Depict, to represent or show in a form of art. How do cultures depict the human form? What do these depictions tell us about the value of these cultures? There are different views on the human form in ancient arts. The Indian view of art and their sculptures was the link between the body and the natural world. The main focus of Greek sculptures is the human form. Certain sculptures represented or played a political or religious part in their society.
The main focus of Greek sculptures was the human form. Most of Greek sculptures were nude subjects. These pieces of arts were created as a culture that believes in anthropomorphic god, gods that had a human form. Male sculptures were always nude, certain female sculptures were clothed. Greek depictions of human form were from temples or tombs. Greek sculptors tried to depict man into what they thought was Godlike. Later in the 7th century Greek sculptures changed in their look; the Gods where represented with some type of symbol because they had no physical sign of their divinity. “The view of depictions on pottery has recently changed some scholars have recognized that banqueting scenes depict the setting which the pottery was actually used envision as a certain type of afterlife for those using it.” (P48) The scenes that the Greeks used on their art were meant for cultural norms.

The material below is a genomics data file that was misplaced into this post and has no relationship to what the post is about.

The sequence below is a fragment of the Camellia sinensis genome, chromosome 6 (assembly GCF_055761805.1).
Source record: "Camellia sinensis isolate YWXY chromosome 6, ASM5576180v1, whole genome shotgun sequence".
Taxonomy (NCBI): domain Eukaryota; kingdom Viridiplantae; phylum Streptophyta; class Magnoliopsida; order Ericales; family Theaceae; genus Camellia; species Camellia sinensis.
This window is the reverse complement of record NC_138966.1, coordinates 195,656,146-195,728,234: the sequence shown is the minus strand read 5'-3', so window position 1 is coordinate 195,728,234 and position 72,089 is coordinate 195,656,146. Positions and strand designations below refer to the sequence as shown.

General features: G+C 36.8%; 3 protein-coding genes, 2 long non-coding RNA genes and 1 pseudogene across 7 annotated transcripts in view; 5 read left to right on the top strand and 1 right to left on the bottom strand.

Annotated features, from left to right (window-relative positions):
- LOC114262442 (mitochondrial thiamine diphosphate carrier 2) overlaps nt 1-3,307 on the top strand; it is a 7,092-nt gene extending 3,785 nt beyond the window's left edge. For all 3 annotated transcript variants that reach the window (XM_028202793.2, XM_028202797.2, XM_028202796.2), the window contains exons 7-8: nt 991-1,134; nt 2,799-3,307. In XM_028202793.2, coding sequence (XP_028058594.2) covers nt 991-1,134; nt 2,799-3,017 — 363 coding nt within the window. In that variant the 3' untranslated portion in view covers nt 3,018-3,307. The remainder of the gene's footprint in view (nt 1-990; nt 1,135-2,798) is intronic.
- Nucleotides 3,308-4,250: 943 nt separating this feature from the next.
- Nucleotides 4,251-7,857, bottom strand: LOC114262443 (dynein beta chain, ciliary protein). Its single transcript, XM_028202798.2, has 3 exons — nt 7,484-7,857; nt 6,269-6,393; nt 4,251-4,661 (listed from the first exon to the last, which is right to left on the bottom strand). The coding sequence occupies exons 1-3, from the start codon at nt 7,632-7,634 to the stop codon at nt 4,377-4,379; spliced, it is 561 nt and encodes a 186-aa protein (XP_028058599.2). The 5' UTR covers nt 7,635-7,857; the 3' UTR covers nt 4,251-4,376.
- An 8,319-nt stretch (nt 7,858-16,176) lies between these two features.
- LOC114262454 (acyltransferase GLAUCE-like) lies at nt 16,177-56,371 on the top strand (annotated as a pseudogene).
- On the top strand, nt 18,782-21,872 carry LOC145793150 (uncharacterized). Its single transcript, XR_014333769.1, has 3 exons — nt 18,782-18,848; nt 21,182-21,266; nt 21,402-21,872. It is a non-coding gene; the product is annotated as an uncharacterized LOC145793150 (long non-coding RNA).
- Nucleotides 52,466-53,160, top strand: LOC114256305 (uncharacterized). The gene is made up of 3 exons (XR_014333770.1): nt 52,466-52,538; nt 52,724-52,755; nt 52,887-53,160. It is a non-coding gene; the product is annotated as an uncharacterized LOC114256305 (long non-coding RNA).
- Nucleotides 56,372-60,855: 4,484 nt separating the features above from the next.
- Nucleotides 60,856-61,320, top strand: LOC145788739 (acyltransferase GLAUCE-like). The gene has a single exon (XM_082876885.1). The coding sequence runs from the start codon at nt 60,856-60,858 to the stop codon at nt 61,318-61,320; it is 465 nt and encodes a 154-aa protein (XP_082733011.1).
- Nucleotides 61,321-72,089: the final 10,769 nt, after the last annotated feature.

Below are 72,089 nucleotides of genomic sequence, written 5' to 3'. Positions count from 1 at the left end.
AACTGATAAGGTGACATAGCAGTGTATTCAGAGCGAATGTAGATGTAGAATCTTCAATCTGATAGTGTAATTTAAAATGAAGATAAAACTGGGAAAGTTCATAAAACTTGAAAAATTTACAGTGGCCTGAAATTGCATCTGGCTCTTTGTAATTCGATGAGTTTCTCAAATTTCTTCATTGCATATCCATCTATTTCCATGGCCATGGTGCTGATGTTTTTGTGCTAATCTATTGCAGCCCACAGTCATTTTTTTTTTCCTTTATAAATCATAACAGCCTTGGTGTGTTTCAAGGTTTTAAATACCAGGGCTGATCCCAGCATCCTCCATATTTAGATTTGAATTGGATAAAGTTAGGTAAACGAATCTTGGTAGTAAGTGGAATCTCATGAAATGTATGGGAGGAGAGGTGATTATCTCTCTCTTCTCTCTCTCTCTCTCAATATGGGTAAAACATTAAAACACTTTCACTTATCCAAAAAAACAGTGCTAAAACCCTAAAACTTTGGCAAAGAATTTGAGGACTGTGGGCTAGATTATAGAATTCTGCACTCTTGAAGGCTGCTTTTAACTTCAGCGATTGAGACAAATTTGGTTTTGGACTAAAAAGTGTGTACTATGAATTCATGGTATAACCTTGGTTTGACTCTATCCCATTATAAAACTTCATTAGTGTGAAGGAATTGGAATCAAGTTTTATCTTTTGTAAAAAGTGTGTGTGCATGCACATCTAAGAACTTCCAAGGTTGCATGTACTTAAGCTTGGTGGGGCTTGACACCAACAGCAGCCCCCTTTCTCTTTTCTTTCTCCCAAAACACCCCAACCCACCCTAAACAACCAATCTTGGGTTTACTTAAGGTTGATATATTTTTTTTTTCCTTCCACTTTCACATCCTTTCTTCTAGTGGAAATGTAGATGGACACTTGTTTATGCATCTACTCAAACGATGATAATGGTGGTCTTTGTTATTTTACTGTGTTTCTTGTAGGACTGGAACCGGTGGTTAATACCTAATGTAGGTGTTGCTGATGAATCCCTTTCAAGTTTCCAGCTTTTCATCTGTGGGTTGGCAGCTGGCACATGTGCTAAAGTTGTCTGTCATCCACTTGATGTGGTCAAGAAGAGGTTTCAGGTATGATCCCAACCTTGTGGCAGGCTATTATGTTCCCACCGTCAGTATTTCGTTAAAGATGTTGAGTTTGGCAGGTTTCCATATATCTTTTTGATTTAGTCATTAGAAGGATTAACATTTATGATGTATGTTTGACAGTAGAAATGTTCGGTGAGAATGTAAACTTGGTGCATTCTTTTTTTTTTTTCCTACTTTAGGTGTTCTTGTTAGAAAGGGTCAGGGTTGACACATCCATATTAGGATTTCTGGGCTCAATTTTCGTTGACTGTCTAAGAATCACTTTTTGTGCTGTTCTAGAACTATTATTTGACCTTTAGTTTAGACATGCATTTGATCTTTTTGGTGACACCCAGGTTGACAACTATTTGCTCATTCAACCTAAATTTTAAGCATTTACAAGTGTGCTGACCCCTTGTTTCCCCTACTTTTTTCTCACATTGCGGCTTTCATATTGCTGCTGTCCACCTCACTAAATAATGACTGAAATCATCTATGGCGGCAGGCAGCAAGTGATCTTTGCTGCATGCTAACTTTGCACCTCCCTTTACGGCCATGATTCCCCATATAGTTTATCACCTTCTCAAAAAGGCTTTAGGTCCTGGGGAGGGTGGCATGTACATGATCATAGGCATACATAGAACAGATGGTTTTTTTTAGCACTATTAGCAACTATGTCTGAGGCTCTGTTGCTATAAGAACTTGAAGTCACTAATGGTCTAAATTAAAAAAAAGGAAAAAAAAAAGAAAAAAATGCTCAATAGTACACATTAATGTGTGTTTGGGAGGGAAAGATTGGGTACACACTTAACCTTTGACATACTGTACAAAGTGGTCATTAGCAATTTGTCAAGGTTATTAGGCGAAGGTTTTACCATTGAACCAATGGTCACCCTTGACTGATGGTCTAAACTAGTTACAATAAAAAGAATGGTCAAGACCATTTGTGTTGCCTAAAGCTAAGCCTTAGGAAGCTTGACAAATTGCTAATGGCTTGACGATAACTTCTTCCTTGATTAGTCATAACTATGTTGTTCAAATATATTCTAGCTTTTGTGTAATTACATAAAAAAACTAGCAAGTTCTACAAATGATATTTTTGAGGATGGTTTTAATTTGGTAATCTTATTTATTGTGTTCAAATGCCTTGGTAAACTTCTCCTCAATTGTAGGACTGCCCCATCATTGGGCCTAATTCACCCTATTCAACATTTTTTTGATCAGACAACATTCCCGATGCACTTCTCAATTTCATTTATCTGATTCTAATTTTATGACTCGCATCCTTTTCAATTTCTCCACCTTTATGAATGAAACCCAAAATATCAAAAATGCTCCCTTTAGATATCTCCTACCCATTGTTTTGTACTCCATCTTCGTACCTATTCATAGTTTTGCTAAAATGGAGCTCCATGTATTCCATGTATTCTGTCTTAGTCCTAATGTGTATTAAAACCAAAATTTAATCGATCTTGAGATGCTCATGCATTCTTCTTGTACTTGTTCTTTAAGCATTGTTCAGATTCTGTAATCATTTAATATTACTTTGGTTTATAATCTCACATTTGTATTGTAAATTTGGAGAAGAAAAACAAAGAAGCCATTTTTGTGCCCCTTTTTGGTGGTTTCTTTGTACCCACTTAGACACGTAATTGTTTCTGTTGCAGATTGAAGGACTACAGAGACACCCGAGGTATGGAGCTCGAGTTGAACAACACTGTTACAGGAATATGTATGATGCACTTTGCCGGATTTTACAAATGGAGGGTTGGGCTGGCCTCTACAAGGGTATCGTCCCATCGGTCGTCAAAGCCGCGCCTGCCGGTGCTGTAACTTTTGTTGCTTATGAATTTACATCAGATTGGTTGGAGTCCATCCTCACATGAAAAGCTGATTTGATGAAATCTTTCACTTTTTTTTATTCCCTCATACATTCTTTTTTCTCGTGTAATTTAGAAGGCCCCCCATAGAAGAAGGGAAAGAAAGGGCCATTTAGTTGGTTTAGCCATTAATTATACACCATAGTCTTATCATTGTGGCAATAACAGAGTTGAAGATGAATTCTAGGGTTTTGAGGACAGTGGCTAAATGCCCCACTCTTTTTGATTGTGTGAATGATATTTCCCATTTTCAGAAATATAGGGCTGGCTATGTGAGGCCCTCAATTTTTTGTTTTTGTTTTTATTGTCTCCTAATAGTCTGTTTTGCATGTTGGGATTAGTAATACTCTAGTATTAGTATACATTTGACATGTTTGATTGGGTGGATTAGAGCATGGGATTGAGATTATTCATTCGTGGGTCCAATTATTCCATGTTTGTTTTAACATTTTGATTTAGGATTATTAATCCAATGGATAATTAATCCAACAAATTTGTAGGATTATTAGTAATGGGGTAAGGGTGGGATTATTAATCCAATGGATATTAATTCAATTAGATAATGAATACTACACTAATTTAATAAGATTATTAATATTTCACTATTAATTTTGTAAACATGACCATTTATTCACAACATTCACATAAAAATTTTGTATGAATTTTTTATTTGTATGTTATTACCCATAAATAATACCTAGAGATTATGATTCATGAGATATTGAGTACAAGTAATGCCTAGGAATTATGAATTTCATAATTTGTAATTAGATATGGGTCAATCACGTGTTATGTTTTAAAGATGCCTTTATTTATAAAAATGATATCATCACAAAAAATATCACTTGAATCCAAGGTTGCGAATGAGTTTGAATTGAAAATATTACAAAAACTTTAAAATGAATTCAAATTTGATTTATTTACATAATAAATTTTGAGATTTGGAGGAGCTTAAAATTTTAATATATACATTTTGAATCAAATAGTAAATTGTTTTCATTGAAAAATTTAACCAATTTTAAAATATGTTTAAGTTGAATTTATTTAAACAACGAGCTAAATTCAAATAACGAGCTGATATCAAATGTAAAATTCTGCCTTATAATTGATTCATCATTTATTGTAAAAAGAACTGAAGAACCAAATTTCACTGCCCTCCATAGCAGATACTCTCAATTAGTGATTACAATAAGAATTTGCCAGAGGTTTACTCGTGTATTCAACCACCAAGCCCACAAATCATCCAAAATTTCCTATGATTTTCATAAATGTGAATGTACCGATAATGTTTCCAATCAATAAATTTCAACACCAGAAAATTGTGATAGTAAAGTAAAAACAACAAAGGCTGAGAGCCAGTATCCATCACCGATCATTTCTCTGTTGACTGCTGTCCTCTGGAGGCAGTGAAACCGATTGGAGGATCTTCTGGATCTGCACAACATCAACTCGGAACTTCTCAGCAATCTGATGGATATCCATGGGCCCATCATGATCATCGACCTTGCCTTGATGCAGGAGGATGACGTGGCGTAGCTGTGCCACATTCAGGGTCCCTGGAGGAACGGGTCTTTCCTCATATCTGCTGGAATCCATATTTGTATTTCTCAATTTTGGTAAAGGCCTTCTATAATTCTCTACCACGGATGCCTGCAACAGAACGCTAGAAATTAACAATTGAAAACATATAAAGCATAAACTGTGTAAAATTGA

“In Indian philosophy and religion the purpose of the sculpture is not only to depict the physical body but to also give shape to an invisible spirits within the body.” (P48) Indian sculptures did not focus on the structure or appearance or the body, but to express the awareness of life within the body. The sculpture of Buddha was very important in Buddhism. This sculpture was